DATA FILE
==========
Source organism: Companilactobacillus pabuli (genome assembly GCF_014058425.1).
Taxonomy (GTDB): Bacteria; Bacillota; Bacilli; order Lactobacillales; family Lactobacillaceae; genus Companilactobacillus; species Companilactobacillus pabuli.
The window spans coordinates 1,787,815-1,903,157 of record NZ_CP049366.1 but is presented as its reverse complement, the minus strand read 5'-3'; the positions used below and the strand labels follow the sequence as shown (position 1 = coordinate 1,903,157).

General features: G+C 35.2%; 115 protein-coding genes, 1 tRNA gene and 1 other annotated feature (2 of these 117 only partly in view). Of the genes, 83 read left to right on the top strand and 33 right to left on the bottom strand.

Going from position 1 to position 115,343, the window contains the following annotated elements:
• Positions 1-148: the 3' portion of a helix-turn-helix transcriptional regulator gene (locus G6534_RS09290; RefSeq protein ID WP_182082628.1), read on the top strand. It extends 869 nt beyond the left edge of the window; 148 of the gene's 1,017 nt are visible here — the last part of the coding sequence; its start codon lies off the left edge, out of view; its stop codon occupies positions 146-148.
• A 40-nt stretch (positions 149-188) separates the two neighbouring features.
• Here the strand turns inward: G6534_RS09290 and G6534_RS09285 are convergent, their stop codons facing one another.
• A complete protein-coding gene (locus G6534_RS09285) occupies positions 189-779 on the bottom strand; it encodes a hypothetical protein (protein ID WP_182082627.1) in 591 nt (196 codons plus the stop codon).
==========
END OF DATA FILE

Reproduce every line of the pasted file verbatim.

Source organism: Companilactobacillus pabuli (genome assembly GCF_014058425.1).
Taxonomy (GTDB): Bacteria; Bacillota; Bacilli; order Lactobacillales; family Lactobacillaceae; genus Companilactobacillus; species Companilactobacillus pabuli.
The window spans coordinates 1,787,815-1,903,157 of record NZ_CP049366.1 but is presented as its reverse complement, the minus strand read 5'-3'; the positions used below and the strand labels follow the sequence as shown (position 1 = coordinate 1,903,157).

General features: G+C 35.2%; 115 protein-coding genes, 1 tRNA gene and 1 other annotated feature (2 of these 117 only partly in view). Of the genes, 83 read left to right on the top strand and 33 right to left on the bottom strand.

Going from position 1 to position 115,343, the window contains the following annotated elements:
• Positions 1-148: the 3' portion of a helix-turn-helix transcriptional regulator gene (locus G6534_RS09290; RefSeq protein ID WP_182082628.1), read on the top strand. It extends 869 nt beyond the left edge of the window; 148 of the gene's 1,017 nt are visible here — the last part of the coding sequence; its start codon lies off the left edge, out of view; its stop codon occupies positions 146-148.
• A 40-nt stretch (positions 149-188) separates the two neighbouring features.
• Here the strand turns inward: G6534_RS09290 and G6534_RS09285 are convergent, their stop codons facing one another.
• A complete protein-coding gene (locus G6534_RS09285) occupies positions 189-779 on the bottom strand; it encodes a hypothetical protein (protein ID WP_182082627.1) in 591 nt (196 codons plus the stop codon).